Written by on 7/15/2014 7:00:00 AM
According to the American Cancer Society, this year approximately 12,000 new soft tissue sarcoma cases will be diagnosed in the United States.
These cancers are considered rare, but found most often in adults. More than half are found in the arms and legs. Others soft tissue sarcomas are discovered in the abdomen, head and/or neck.
The most common symptom an adult will notice is a lump that continues to grow over the course of a few weeks or months. Most often these lumps do not hurt. continue reading ...
Written by on 7/12/2014 6:00:00 AM
This month is National Sarcoma Awareness Month. There are two common types of sarcoma: bone and soft tissue. Both are treated based upon the size, location and stage of the tumor.
Soft tissue sarcomas are often treated using surgery, radiation therapy and chemotherapy. Depending on the characteristics of the tumor and its grade (growth rate), a combination of all or some of these treatments may be used.
The treatment of bone cancer depends on the size, location, type and stage of the cancer. Chemotherapy with surgery is often the primary treatment. While amputation of a limb is sometimes necessary, using chemotherapy either before or after surgery has allowed physicians to save the limb and improve survival in many cases.
Radiation may be used in Ewing’s sarcoma if surgery is not feasible, or in certain select cases of metastatic disease.
Although very rare, in the two months that the new Community Cancer Center South has been open, the radiation oncology department has treated four patients with sarcoma.
"After a tumor is removed surgically, the radiation oncology team works with the patient to treat the margin of tissue left after resection, targeting microscopic cancer cells," said Dr. Darrel Ross, radiation oncologist at Community Physician Network. "The goal with this treatment is to avoid damaging healthy tissue and to promote wound healing after the grafting." continue reading ...
Written by on 7/8/2014 6:00:00 AM
Brazil may be hosting the World Cup now, but it will also host the Paralympic Games in 2016. And sarcoma survivor, J. Dee Marinko, a member of the U.S. Sitting Volleyball team plans to be there.
Marinko lost his foot to sarcoma, a rare cancer, in 2009.
At 28 years old, Marinko was working as an Air Force supply tech in Oklahoma when went to the doctor complaining of foot pain. An MRI image revealed a cystic growth in his foot. continue reading ...
Written by on 7/4/2014 6:00:00 AM
"We want to impart an attitude of happiness and joy here," says Donna Raker, oncology nurse, about Community Cancer Center South. "Cancer gives the impression of gloom and doom, but we find that our patients want to celebrate life every day."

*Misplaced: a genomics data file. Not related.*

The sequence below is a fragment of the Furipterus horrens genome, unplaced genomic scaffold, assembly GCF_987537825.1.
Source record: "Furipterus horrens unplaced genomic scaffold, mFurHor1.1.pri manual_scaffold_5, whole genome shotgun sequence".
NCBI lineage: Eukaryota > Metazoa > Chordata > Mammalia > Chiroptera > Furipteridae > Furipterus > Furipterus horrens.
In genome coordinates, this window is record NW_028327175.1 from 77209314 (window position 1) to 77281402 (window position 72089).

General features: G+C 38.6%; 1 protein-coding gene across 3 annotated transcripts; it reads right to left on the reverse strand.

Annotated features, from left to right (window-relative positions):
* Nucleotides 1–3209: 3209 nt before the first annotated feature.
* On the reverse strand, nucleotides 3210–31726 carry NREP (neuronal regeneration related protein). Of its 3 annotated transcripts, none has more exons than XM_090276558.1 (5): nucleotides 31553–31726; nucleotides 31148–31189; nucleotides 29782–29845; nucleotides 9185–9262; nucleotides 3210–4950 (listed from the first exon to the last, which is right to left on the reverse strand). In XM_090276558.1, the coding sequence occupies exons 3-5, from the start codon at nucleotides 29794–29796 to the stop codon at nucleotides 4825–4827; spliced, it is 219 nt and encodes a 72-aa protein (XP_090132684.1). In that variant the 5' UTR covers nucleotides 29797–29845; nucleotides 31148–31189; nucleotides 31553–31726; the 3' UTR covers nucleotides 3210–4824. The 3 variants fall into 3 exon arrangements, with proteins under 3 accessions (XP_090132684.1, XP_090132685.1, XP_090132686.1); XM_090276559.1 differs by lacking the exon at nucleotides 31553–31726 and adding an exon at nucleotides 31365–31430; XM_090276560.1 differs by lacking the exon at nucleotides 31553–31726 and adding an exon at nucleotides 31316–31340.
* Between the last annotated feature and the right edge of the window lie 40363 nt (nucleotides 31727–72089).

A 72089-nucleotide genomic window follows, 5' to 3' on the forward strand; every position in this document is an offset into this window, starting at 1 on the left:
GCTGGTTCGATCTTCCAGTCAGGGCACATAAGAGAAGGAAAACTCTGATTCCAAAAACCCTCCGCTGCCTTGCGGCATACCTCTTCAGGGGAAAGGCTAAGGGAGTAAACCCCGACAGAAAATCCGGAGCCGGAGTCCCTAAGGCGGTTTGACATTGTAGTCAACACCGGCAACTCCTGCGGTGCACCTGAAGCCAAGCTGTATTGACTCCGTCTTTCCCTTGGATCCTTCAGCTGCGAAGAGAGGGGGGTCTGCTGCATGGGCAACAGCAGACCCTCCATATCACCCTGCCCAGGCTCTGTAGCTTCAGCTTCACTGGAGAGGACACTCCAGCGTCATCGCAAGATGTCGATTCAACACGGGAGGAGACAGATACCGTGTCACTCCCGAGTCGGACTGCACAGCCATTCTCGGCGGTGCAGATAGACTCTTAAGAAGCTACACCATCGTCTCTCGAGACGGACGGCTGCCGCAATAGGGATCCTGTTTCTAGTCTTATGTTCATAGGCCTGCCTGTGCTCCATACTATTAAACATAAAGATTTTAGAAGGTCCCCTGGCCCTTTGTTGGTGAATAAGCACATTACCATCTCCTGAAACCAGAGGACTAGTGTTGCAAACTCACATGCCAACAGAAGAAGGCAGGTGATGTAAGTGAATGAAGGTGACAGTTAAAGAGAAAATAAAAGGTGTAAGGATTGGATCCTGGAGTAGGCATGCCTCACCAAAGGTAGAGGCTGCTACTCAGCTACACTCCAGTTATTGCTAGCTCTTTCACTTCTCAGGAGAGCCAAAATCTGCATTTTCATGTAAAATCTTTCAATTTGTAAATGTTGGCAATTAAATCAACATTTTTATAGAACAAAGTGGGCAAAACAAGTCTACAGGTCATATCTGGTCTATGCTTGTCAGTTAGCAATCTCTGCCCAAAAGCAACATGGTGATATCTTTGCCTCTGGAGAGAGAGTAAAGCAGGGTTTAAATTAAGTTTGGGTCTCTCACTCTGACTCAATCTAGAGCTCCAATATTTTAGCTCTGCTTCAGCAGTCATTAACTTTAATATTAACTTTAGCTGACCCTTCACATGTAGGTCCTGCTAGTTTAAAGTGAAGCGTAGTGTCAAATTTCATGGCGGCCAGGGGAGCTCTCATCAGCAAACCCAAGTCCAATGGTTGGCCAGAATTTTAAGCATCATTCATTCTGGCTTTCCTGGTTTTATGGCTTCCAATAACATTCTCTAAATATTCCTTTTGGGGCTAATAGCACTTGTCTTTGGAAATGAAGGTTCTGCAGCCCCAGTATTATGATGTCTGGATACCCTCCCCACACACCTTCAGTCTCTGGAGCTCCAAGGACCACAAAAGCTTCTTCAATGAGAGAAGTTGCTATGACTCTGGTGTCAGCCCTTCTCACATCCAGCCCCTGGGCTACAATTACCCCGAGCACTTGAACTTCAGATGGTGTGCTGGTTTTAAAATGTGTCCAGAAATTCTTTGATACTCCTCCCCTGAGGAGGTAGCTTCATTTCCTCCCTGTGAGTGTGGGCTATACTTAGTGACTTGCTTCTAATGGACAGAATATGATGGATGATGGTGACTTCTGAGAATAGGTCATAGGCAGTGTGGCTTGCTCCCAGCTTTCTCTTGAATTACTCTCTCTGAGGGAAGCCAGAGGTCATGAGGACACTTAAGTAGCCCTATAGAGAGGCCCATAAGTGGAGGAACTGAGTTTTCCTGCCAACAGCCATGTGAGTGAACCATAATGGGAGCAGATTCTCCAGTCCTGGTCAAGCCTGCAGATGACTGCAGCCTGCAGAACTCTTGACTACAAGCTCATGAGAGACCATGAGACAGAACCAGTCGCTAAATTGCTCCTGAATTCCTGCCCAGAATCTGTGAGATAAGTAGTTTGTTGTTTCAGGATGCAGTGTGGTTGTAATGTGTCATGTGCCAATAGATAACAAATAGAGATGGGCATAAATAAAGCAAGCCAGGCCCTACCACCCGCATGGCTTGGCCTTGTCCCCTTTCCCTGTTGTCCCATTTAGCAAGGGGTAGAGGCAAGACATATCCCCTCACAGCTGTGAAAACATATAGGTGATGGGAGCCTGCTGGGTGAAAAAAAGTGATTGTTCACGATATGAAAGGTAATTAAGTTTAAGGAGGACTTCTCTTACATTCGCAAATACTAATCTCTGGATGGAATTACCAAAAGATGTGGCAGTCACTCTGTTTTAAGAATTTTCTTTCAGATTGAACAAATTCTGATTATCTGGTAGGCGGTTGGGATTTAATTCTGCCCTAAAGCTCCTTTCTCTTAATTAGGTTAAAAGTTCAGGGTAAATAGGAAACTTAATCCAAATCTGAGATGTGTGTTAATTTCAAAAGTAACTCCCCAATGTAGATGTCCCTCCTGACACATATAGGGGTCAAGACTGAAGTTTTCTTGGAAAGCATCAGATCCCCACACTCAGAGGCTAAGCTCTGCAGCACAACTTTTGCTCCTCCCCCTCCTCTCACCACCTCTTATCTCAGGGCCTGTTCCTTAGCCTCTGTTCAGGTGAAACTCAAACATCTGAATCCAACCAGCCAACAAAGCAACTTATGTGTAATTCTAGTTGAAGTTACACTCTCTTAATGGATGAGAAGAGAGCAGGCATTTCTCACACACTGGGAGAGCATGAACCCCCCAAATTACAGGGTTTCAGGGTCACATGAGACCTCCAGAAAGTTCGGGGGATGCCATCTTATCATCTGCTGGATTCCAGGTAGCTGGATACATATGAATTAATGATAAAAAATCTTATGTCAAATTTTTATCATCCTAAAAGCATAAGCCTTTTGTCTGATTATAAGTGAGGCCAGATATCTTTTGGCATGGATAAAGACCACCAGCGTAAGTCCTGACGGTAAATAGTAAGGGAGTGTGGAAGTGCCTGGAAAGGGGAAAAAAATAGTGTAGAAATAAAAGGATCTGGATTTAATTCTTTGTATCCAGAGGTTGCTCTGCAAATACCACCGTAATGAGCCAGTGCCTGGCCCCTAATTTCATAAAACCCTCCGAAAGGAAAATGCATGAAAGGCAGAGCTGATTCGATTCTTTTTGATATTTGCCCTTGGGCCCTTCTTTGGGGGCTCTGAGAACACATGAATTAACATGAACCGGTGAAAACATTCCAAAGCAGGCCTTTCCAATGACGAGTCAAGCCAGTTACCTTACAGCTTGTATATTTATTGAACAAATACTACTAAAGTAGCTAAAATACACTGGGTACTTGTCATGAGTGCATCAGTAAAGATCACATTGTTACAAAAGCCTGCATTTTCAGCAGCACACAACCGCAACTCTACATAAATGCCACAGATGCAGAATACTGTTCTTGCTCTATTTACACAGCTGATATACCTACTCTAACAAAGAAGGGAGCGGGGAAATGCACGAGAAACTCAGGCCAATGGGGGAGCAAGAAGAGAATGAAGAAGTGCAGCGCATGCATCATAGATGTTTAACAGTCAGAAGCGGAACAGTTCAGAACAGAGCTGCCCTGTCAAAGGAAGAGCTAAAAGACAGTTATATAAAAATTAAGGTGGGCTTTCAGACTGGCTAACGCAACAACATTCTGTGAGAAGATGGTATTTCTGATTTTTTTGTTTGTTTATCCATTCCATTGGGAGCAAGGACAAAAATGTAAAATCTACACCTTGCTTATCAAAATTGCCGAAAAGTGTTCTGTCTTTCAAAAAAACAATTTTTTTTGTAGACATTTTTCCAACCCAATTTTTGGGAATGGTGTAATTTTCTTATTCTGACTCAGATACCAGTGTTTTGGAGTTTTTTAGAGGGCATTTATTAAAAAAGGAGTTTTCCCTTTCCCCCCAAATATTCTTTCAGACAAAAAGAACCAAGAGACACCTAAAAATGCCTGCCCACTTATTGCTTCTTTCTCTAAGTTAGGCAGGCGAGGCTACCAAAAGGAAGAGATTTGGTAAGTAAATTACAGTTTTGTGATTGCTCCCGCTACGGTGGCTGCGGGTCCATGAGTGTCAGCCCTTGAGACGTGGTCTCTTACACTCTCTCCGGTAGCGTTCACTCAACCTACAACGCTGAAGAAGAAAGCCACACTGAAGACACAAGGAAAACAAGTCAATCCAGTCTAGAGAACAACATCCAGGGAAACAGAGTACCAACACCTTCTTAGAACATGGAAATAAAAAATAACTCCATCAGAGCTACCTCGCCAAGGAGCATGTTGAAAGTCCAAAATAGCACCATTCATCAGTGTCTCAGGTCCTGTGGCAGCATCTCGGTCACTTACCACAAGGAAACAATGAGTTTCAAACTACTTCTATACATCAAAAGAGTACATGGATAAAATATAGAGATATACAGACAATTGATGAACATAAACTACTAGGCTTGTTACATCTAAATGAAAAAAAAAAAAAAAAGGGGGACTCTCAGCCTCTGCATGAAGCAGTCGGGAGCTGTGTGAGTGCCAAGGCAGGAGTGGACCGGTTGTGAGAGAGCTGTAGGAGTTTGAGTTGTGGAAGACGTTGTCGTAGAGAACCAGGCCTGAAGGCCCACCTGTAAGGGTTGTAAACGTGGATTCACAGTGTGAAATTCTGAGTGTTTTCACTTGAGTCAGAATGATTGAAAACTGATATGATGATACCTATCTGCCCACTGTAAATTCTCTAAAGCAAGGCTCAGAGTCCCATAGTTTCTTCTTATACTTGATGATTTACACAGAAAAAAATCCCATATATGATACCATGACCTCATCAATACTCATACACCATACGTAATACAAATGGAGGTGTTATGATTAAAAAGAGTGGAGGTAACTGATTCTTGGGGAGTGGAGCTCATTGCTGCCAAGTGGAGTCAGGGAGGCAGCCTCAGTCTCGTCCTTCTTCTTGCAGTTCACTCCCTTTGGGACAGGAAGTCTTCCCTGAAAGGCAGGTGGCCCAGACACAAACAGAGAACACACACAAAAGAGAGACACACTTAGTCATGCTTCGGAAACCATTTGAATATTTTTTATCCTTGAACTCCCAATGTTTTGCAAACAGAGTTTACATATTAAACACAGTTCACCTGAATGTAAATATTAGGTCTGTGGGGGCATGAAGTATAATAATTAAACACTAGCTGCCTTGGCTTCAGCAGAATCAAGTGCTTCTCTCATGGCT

Celebrate they do. The patients and staff in the radiation oncology department at Community Cancer Center South are notorious for hosting parties and themed events to make cancer treatment fun.
July 2, 2014 was no different. Red, white & blue bunting, balloons and the smell of barbecue filled the radiation oncology department.
"This patriotic party is our way of kicking off the Fourth of July holiday," said Raker. "It's the biggest one we have hosted in the two months that we have been at the new cancer center. We are making it home so why not celebrate with our patients." continue reading ...
Written by on 7/3/2014 6:00:00 AM
A cancer diagnosis can be extremely emotional, and making sense of health information can also be overwhelming. That is why Community has a dedicated cancer care team and oncology nurse navigators to help cancer patients on their journey.
We sat down with breast health navigator, Sharon Bronnenberg, RN, BSN, OCN, CBCN, to talk about the role an oncology navigator plays in a cancer treatment.
What does a oncology nurse navigator do?
I act as a guide, resource, advocate, educator and liaison for newly diagnosed cancer patients and their family. As an oncology navigator with a focus on breast health, my goal is to get answers to all of their questions so that we allay their fears.
I am a consistent caregiver throughout the cancer journey, coordinating appointments and schedules, and providing resources and information. But the most important thing I do is provide support and hope.
What should a cancer patient expect the first time they meet you?
When I meet with a newly diagnosed breast cancer patient I make sure they know their plan of care, as well as the other doctors that they will be seeing.
I also let them know that they will be very busy when they begin treatment, but that as a breast navigator I will try hard to go to all of their appointments with them. From the very first appointment, I educate and reassure the patient by taking notes and answering questions.
Continuity of care is vital for us in order to make the patient feel comfortable and earn their trust. We all have the same goal: To do everything possible to have the best possible outcome for the patient. continue reading ...